I was very briefly in India last week, and in Delhi where it was almost as wet and cold as here — too disappointing, although a weekend in Chennai at least offered the sight of the sun for a few hours. Indian politics, at the moment, is of course far more interesting than ours, whether or not that is a pleasure for the country. Arvind Kejriwal resigned just before I left, which struck me as an outsider as shooting himself in both feet — a view endorsed by some of his erstwhile supporters, but not all I gather. He clearly continues to see himself as the great launderer of political corruption — no doubt this really will all come out in the wash in the elections. We will be watching from here with total fascination, it is a lot more interesting than either our weather or the almost-headline news today that George Osborne has gone on a pre-budget diet in order to squeeze his own burgeoning middle. Am I meant to care?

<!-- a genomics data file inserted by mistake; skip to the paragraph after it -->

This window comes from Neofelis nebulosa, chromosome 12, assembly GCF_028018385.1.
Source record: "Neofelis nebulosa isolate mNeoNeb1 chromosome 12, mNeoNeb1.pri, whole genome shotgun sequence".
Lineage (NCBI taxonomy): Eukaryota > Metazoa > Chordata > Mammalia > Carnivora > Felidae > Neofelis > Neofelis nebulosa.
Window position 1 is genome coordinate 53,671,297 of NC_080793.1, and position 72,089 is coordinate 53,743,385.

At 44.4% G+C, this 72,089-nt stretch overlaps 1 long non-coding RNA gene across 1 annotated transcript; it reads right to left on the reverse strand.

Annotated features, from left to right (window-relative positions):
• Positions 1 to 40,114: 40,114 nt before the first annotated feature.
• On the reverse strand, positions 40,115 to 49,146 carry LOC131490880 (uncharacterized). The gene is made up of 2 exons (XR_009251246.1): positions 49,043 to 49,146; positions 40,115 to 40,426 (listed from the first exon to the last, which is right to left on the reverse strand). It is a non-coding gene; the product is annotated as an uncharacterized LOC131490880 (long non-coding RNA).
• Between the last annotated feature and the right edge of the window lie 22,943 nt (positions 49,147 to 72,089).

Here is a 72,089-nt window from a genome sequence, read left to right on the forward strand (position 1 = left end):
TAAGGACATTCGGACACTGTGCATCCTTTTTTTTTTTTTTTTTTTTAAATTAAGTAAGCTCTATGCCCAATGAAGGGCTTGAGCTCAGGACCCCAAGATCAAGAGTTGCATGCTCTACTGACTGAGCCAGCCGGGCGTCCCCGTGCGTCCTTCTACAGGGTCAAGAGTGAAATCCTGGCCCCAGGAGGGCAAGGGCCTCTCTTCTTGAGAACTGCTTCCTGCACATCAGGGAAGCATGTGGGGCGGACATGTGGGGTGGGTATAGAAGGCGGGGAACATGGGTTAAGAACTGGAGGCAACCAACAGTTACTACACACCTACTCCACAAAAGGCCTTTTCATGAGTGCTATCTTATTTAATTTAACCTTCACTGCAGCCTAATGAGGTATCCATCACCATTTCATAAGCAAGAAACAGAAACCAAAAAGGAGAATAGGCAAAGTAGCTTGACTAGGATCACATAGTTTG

What we do care about, however, is the further financial squeeze we should all expect from that budget. Osborne is taking a great deal of care to tell us that considerable and quite dramatic improvements in our economy and the job market don’t mean that the screws aren’t still turning to grind us down. While measures will be taken to promote British businesses and grow exports, we can be pretty sure that families, especially the poorest, will continue to suffer with further cuts to public services and, of course, to benefits.
Forty-three Christian leaders, including 27 Anglican bishops, have today published a letter drawing attention to the sufferings of the poorest in our society whose numbers are growing. Indians know well the issues of rising costs for basic foods, and prices here have gone up by 30 per cent in the last five years, while wages have stayed flat in an equally flat economy. Getting the benefits for which this ‘welfare society’ has been so castigated is, for the genuinely poor, like getting blood out of a stone. Old people have to choose between heating their houses in winter, an essential in this cold and wet country, and eating. Poor families are increasingly relying on free donated food from ‘food banks’, the numbers of which are growing.